Adam, your post in response to this is excellent and informative!

  • Anonymous

    just analytical philosophy you are saying…Ayer, Russell, Moore, Williams, Carnap, Schlick….they would also say”God exists” is a meaningless statement.In fact, they beleive all metaphyscial statements are pointless and meaningless. So where do you draw the line? If the statement “God cannot lie” is meaningless” then why is the statement “God exists” meaningful? To the analytic tradition such that you employ, all such metaphysical utternaces are absurd. What does it really mean to say “God exists”? Or what does it really mean to say, “God cannot lie?”

  • justfranks

    I don’t think we can put human limits on God.

  • Chase

    I understand the argument; with respect I would ask, does what we think matter as much as what Scripture says?

  • Chris

    1. Theological debate is rarely about what Scripture says but what we “want” Scripture to say. 2. Saying Tony’s statements are “analytical” philosophy may be misleading, as Calvin and Luther both would have affirmed that saying God can’t lie is a useless statement. They were nomialist of different sorts, and cared little for a set nature of God (i.e. A set ontological and moral nature that makes truth telling a neccesity), and opted for God’s fiat of power continually choosing to be honest and straightforward. That is almost neccesitated by the nomialist position that deals with God power greatness first and then works towards goodness. Arminius, who was driven by a realist view of God and all reality asserted God has a set ontological and moral nature that did not prevent God from being false, but made the statement superfelous, as their would be no decision. God is truth.3. I cannot speak for Tony’s philosophical underpinnings, however, I chose to respond to show that their have been Christ-followers, throughout history, who have said similar things (Calvin and Luther).Oh well. I am sure there will be negative responce to this. But I thought anyone with eyes to see, might be willing to.Grace and peace.

  • Chase

    Chris, I think your post is insightful. I think your position on Luther, Clavin, et al are fairly accurate. Again, though, I would argue that neither Luther, Calvin, or Jones are infallible. I don’t think you or they would argue this either. I believe Scripture is. I think it matters more what Scripture says, than it matters what we think.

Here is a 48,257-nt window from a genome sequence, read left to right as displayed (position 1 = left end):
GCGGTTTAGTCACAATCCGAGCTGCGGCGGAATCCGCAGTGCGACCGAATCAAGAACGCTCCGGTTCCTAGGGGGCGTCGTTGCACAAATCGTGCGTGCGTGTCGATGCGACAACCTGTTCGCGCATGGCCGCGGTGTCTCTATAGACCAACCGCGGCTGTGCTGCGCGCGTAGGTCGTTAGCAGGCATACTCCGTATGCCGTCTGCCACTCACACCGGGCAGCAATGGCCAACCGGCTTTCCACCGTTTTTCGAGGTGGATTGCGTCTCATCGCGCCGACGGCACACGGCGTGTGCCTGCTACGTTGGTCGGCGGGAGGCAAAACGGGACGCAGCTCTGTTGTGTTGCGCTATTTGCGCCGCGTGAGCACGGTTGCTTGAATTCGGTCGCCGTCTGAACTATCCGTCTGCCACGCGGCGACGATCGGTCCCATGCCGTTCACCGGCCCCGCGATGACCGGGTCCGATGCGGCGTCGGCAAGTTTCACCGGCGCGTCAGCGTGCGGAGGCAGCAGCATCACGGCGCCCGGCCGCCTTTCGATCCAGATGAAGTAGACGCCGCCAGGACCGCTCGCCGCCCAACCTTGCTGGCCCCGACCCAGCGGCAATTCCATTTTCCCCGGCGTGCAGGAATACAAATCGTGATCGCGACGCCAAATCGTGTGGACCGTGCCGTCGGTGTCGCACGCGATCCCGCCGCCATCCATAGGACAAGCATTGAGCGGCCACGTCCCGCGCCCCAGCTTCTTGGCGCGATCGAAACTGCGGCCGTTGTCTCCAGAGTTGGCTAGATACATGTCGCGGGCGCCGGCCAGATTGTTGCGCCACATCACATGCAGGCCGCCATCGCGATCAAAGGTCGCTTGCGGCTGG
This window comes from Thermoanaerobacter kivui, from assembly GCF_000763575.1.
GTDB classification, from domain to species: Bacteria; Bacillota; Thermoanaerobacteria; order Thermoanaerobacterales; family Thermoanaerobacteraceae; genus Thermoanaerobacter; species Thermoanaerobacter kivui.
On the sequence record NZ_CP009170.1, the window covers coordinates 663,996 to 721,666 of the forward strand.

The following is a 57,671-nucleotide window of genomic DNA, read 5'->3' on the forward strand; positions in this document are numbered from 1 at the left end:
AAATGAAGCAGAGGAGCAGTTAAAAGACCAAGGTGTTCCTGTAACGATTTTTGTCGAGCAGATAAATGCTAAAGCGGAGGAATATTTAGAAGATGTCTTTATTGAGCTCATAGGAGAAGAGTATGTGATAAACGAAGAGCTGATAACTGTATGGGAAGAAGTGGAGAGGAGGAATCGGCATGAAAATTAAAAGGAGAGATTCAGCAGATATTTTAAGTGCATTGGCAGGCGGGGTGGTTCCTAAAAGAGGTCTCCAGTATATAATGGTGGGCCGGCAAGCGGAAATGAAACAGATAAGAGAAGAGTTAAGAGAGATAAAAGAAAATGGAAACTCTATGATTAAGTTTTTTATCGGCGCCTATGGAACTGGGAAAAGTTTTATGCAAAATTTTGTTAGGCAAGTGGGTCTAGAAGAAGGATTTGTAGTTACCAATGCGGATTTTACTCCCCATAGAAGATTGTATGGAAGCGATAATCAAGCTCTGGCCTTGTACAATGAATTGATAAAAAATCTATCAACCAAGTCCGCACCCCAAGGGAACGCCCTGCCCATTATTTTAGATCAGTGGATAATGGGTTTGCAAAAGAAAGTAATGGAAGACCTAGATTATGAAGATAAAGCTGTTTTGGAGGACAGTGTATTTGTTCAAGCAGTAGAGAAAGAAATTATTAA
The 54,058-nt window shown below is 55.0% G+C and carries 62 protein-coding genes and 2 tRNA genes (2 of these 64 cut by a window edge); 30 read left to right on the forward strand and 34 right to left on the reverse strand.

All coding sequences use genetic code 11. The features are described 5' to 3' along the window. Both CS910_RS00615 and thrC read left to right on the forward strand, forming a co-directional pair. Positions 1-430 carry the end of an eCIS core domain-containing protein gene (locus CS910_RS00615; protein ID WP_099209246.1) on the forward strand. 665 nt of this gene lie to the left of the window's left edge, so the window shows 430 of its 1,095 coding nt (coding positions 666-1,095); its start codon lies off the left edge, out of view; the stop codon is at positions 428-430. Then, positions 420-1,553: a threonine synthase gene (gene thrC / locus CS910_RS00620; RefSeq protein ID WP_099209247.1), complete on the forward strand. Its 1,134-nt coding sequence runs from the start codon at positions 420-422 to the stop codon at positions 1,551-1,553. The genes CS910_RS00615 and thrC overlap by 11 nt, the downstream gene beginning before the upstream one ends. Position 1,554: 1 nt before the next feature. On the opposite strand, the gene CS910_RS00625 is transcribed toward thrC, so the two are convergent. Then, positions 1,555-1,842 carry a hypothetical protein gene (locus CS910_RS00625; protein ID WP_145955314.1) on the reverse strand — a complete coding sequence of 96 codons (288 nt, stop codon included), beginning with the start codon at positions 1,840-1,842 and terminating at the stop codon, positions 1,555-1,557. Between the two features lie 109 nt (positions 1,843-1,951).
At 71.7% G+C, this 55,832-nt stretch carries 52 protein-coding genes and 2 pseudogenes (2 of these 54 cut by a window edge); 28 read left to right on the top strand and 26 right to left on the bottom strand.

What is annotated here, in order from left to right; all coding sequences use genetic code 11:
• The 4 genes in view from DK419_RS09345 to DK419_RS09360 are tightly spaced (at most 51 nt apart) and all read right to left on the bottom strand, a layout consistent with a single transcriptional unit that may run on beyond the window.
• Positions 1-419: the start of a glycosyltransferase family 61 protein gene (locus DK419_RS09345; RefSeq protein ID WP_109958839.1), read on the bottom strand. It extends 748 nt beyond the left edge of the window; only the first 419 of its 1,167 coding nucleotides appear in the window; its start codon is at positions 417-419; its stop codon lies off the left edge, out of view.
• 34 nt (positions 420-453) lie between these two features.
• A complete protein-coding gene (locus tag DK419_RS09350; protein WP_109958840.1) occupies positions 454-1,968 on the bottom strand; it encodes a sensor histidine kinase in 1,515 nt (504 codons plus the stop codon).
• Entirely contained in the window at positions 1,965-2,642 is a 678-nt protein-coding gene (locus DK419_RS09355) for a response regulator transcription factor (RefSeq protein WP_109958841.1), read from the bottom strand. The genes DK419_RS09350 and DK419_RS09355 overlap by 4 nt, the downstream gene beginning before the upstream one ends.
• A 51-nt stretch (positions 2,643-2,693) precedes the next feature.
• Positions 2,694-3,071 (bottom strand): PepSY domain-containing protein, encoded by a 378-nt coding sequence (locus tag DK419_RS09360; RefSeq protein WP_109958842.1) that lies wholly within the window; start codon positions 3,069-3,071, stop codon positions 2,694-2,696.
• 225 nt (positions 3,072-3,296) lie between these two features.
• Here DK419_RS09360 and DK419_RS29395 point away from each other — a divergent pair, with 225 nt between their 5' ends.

• Chris

    Thus my statement that theological debate is rarely about Scripture, which is true, but about our odd interpretation of it. Thanks for a mesured responce.

  • Chase

    Chris I think both you and I could argue one another’s points circular. I am content to agree to disagee. The dialogue provokes me to think. I’m grateful.

  • snodblog

    meaningless meaningless meaningless, everything is meaningless!Is it possible that some of these statements might hold more meaning than just the literal statement? I understand the meaningless of some of these statements, but at the same time when God is asked for his name by Moses he gives a statement that, when looked at just literally, seems pretty inane (ex 3:14). Of course this statement held great meaning to the Jews, and should to us as well.I believe semantics are important because words and statements can be so loaded to some people, or in certain cultures. The literal meaning of the word isnt the important part, the meaning the author is trying to convey is.

  • Ali Campbell

    OK this is all nonsense. I have no idea what people are talking about when they refer to scripture as the truth, can you point me to a passage that says scripture is true? Also, if God can do anything, we are left with the questions of why he doesn’t, not why he does. Suffering. He can stop it (if he can do anything), in a human court of law there might be the crime of standing by and doing nothing when it was in your power to act. Is God’s inaction evil? How can it be if He is good? There is a difference between who God IS and what He DOES – it is unfathomable to me. Will arguing about this make us more like Jesus?

  • submergent

    The statement “God cannot lie” isn’t meaningless…it means “God cannot lie”. It has meaning because it means something.

  • Denis

    Chris,While your argument that Calvin ‘cared little for a set nature of God’ and ‘would have affirmed that saying God can’t lie is a useless statement’ seems persuasive, Calvin’s own words defeat you. In his commentary on Hebrews, Calvin states the opposite, affirming in fact that God cannot lie:”We have, then, this strong consolation, that God, who cannot deceive when he speaks, being not content with making a promise, has confirmed it by an oath.” Commentary on Hebrews, John Calvin

  • Anonymous

    The answer to “Can God make a squared circle?” is really simple. God can make all things, but a squared circle is not a thing…so, there is nothing to make. So, the real question is not about “squared circles”, but about nothing. The question should be something like “Can God make nothing?” This is an absolutely absurd notion…because nothing is not something that is constructed. So, the question and its implications are ridiculous and actually…the product of an insane mind.

  • Anonymous

    If God CAN lie does that not mean the sriptures have a possiblity of being a lie? How can we (with certainty) trust the scriptures.Also CAN God (does He have the ability to) terminate His existence?